Tutorial :Tips for developing an ASP.NET application that doesn't depend on JavaScript



Question:

Not sure if this belongs in community wiki...

Can somebody give some general guidelines on how to successfully build an ASP.NET site that isn't dependent on JavaScript? My understanding is that I should build a functional site initially without JavaScript, and use it to enhance the user experience. That is easier said than done... how can I make sure my site works without JavaScript short of disabling JavaScript and trying it? Or is this something that comes with experience?


Solution:1

I've built working ASP.Net sites with little or no JavaScript, so it's definitely possible (just a royal pain.) The trick, and this sounds silly, is to use as few <ASP:> type tags as possible. Those all spawn various levels of JavaScript. Regular old-school HTML elements work just fine with no scripting.

So, on the extreme end, you write, say, your form using all plain-vanilla HTML elements, and then you have that form submit point at another page that accepts the form submit and hands it off to your server-side scripting.

To put it another way, pretend that all you get with ASP.NET is a snazzy server-side programming language and you're writing HTML in 1998.

Now, having done this, I can tell you that what this ends up as is a classic ASP webpage with cleaner programming syntax. ;) Most of the features that make ASP.NET "better" than classic ASP hang on JavaScript, so writing a JavaScript-free ASP.NET system is an exercise in shooting oneself in the foot repeatedly.

However, the one thing you should absolutely do is make sure the first page or two do work without JavaScript. Unlike 10 years ago you can safely assume that any browser hitting your page has JavaScript, and unlike about 8 years ago, your visitors probably don't have JavaScript turned off for speed reasons, but they very well might have something like the NoScript plugin for Firefox dialed all the way to 11. So, your first couple of pages need to work well enough to a) tell the new visitor that they need JavaScript, and b) still look and work good enough to make it look like adding your site to the white list is worth it. (In my experience, most people get the first one done, but in such as way as to totally drop the ball on the second. To put it another way - if your super fancy web 2.0 mega site starts looking like craigslist if noScript is fired up, I'm probably not going to bother letting you run scripts on my machine.)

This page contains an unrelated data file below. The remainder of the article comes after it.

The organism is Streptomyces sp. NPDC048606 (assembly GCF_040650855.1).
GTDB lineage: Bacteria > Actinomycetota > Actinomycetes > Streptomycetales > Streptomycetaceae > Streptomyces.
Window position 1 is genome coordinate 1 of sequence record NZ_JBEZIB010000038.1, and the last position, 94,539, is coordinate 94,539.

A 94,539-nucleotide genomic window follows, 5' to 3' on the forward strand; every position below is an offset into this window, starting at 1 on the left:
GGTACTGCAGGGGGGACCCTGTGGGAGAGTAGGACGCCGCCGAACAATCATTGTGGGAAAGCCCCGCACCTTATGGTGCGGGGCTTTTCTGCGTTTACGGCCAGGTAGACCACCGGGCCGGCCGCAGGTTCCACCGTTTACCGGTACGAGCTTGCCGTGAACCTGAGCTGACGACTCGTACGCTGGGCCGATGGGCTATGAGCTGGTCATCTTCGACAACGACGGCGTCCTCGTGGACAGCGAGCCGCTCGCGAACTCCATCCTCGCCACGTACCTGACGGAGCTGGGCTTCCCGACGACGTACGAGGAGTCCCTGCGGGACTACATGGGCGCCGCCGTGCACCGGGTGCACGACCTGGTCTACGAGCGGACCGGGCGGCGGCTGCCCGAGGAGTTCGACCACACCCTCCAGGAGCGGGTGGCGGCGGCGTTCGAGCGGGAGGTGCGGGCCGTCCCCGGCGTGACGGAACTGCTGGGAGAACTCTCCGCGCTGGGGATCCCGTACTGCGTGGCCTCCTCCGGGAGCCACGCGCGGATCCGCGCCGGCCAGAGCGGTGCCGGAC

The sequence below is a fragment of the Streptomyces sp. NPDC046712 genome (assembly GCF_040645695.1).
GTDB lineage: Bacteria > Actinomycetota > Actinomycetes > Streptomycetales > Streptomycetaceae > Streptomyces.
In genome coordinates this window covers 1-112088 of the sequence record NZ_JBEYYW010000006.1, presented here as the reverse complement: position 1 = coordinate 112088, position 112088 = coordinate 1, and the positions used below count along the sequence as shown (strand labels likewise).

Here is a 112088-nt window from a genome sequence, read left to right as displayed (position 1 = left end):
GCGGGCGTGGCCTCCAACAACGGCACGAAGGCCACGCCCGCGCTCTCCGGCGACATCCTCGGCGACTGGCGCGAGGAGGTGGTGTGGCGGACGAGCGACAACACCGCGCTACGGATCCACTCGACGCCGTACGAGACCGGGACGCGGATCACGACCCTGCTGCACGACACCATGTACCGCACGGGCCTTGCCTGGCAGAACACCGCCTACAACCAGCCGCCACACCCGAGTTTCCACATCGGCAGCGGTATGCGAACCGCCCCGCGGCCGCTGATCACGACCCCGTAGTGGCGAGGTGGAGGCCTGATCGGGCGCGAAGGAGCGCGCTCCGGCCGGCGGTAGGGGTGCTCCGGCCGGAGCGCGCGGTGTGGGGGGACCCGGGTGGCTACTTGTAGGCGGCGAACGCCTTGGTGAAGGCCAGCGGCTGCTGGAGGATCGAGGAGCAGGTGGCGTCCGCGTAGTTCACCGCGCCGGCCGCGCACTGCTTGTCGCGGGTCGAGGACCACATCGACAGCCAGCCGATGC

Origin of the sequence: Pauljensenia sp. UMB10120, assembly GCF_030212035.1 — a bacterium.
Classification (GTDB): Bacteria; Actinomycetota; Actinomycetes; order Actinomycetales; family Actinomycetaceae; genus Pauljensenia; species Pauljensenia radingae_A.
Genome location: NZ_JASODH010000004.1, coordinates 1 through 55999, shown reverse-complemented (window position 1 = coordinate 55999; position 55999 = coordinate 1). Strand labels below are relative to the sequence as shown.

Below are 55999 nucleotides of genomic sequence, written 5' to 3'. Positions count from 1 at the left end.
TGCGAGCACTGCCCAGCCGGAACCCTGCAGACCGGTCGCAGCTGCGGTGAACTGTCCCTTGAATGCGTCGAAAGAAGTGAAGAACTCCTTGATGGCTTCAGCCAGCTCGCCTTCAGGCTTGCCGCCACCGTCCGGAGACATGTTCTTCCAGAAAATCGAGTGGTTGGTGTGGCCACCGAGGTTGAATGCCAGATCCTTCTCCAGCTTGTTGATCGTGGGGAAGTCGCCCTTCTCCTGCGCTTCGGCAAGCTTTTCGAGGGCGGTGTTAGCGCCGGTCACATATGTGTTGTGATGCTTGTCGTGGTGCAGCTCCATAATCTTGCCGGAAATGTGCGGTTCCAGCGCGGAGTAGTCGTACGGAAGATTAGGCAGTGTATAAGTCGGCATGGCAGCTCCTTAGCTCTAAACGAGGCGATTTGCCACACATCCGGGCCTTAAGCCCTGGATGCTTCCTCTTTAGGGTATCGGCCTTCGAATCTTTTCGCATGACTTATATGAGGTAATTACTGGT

Solution:2

Try ASP.NET MVC! sure most of the examples use JavaScript for the AJAX functionality, but it's easy to build a fully functioning site that doesn't use JavaScript.

Since ASP.NET MVC doesn't use server controls with all their embedded JavaScript, it's a great way to build a site with very minimal and lightweight HTML, while still writting your data access and business logic in C#, VB.NET, or any other .NET language.


Solution:3

If you want to use many of the ASP.NET controls (i.e. the DataGridView), ASP.NET pages are generated with lots of JavaScript in order to handle the events on the controls (i.e. selecting a row in the DataGridView). I think you're going to lose so much of ASP.NET that trying to have ASP.NET work without JavaScript enabled is impractical.


Solution:4

Disabling Javascript is the best way to test how a web site performs with out it. Good news, IE8's developer tools provide a quick and easy way to do just that. Now, having said that, often times the only thing that you can do is put up a message with a noscript tag to the effect that your site requires javascript for best function.


Solution:5

Many ASP.NET functionalities & controls won't work when JavaScript has been disabled. Think of LinkButton's onclick event which contains a call to a JavaScript function.

LinkButton is just an example. But there are many other things too.


Solution:6

If your concern is with JavaScript being disabled in user's browser then you can check for that and handle your site accordingly.

If you do decide to build the site without JavaScript then you will end up building a somewhat static web site. If your need is just to build a static website then you can go on with this approach.


Solution:7

Write everything with basic html forms and css, and then you will know that it works without javascript.

Once you are happy with it, then look at unobtrusive javascript, so you can modify the way the application works when javascript is enabled.


Solution:8

Last time I looked at some stats about this around 1% disable JavaScript, so why spend hours and hours on this when what you should do is show a message telling the user that your site requires javascript.

Use your time to be productive instead of trying to write around perceived limitations.


Note:If u also have question or solution just comment us below or mail us on toontricks1994@gmail.com
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